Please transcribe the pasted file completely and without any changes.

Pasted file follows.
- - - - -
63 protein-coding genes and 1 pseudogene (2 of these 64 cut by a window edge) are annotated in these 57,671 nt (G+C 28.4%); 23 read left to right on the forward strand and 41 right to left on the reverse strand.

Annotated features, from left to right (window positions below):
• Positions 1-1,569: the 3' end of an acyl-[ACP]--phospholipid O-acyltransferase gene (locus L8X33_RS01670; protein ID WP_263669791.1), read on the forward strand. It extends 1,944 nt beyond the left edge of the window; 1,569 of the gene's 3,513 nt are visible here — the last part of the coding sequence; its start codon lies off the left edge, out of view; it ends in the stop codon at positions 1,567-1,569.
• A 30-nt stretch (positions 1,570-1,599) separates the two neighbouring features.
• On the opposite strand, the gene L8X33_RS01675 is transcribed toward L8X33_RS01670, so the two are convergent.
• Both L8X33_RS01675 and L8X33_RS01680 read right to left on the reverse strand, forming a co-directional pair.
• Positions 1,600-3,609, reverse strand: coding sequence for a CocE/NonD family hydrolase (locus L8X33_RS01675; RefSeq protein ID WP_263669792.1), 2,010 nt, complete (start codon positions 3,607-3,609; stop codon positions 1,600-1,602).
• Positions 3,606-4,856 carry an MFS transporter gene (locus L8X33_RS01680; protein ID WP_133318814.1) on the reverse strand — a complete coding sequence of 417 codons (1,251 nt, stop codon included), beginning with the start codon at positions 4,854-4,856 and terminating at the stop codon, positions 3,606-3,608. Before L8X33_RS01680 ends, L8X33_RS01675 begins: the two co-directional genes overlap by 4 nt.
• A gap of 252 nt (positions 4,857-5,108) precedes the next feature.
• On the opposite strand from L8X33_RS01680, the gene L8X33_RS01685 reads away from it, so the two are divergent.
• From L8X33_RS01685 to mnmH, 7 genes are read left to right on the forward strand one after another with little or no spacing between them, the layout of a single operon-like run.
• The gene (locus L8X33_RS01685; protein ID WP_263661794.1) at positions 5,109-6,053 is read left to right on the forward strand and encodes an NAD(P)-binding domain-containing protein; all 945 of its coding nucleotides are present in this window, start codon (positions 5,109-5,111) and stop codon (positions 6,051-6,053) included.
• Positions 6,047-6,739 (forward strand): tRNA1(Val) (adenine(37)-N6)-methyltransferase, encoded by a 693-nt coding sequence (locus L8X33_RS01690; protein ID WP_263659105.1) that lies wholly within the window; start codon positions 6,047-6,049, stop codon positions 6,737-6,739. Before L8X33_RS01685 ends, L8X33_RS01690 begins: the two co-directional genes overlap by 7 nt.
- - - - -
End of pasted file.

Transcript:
63 protein-coding genes and 1 pseudogene (2 of these 64 cut by a window edge) are annotated in these 57,671 nt (G+C 28.4%); 23 read left to right on the forward strand and 41 right to left on the reverse strand.

Annotated features, from left to right (window positions below):
• Positions 1-1,569: the 3' end of an acyl-[ACP]--phospholipid O-acyltransferase gene (locus L8X33_RS01670; protein ID WP_263669791.1), read on the forward strand. It extends 1,944 nt beyond the left edge of the window; 1,569 of the gene's 3,513 nt are visible here — the last part of the coding sequence; its start codon lies off the left edge, out of view; it ends in the stop codon at positions 1,567-1,569.
• A 30-nt stretch (positions 1,570-1,599) separates the two neighbouring features.
• On the opposite strand, the gene L8X33_RS01675 is transcribed toward L8X33_RS01670, so the two are convergent.
• Both L8X33_RS01675 and L8X33_RS01680 read right to left on the reverse strand, forming a co-directional pair.
• Positions 1,600-3,609, reverse strand: coding sequence for a CocE/NonD family hydrolase (locus L8X33_RS01675; RefSeq protein ID WP_263669792.1), 2,010 nt, complete (start codon positions 3,607-3,609; stop codon positions 1,600-1,602).
• Positions 3,606-4,856 carry an MFS transporter gene (locus L8X33_RS01680; protein ID WP_133318814.1) on the reverse strand — a complete coding sequence of 417 codons (1,251 nt, stop codon included), beginning with the start codon at positions 4,854-4,856 and terminating at the stop codon, positions 3,606-3,608. Before L8X33_RS01680 ends, L8X33_RS01675 begins: the two co-directional genes overlap by 4 nt.
• A gap of 252 nt (positions 4,857-5,108) precedes the next feature.
• On the opposite strand from L8X33_RS01680, the gene L8X33_RS01685 reads away from it, so the two are divergent.
• From L8X33_RS01685 to mnmH, 7 genes are read left to right on the forward strand one after another with little or no spacing between them, the layout of a single operon-like run.
• The gene (locus L8X33_RS01685; protein ID WP_263661794.1) at positions 5,109-6,053 is read left to right on the forward strand and encodes an NAD(P)-binding domain-containing protein; all 945 of its coding nucleotides are present in this window, start codon (positions 5,109-5,111) and stop codon (positions 6,051-6,053) included.
• Positions 6,047-6,739 (forward strand): tRNA1(Val) (adenine(37)-N6)-methyltransferase, encoded by a 693-nt coding sequence (locus L8X33_RS01690; protein ID WP_263659105.1) that lies wholly within the window; start codon positions 6,047-6,049, stop codon positions 6,737-6,739. Before L8X33_RS01685 ends, L8X33_RS01690 begins: the two co-directional genes overlap by 7 nt.